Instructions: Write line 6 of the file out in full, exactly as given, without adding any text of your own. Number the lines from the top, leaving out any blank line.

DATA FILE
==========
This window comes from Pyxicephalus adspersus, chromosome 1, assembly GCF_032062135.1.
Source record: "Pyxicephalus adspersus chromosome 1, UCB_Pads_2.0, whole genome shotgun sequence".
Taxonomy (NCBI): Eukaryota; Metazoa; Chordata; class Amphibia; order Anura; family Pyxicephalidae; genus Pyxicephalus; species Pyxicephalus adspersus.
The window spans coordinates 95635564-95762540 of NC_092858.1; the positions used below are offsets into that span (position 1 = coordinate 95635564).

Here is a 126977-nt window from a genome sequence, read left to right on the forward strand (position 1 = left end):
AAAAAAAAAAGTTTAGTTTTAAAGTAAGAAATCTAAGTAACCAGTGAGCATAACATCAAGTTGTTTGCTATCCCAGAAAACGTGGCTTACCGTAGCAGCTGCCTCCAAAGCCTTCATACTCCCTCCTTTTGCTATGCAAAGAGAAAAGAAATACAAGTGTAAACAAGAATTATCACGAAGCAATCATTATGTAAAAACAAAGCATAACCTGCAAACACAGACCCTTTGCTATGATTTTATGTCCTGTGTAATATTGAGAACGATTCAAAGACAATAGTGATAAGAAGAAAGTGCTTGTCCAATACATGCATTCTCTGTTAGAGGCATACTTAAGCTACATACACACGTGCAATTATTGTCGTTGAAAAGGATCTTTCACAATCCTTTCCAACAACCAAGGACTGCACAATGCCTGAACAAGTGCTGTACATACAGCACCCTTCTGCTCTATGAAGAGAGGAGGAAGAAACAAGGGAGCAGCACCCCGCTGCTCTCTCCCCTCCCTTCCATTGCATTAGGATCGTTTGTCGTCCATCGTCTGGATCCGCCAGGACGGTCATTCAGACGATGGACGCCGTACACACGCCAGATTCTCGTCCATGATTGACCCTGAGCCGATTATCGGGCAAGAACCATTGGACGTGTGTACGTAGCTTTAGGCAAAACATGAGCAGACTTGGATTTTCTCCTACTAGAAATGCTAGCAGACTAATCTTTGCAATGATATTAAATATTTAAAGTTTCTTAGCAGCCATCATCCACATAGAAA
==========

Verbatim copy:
AAAAAAAAAAGTTTAGTTTTAAAGTAAGAAATCTAAGTAACCAGTGAGCATAACATCAAGTTGTTTGCTATCCCAGAAAACGTGGCTTACCGTAGCAGCTGCCTCCAAAGCCTTCATACTCCCTCCTTTTGCTATGCAAAGAGAAAAGAAATACAAGTGTAAACAAGAATTATCACGAAGCAATCATTATGTAAAAACAAAGCATAACCTGCAAACACAGACCCTTTGCTATGATTTTATGTCCTGTGTAATATTGAGAACGATTCAAAGACAATAGTGATAAGAAGAAAGTGCTTGTCCAATACATGCATTCTCTGTTAGAGGCATACTTAAGCTACATACACACGTGCAATTATTGTCGTTGAAAAGGATCTTTCACAATCCTTTCCAACAACCAAGGACTGCACAATGCCTGAACAAGTGCTGTACATACAGCACCCTTCTGCTCTATGAAGAGAGGAGGAAGAAACAAGGGAGCAGCACCCCGCTGCTCTCTCCCCTCCCTTCCATTGCATTAGGATCGTTTGTCGTCCATCGTCTGGATCCGCCAGGACGGTCATTCAGACGATGGACGCCGTACACACGCCAGATTCTCGTCCATGATTGACCCTGAGCCGATTATCGGGCAAGAACCATTGGACGTGTGTACGTAGCTTTAGGCAAAACATGAGCAGACTTGGATTTTCTCCTACTAGAAATGCTAGCAGACTAATCTTTGCAATGATATTAAATATTTAAAGTTTCTTAGCAGCCATCATCCACATAGAAA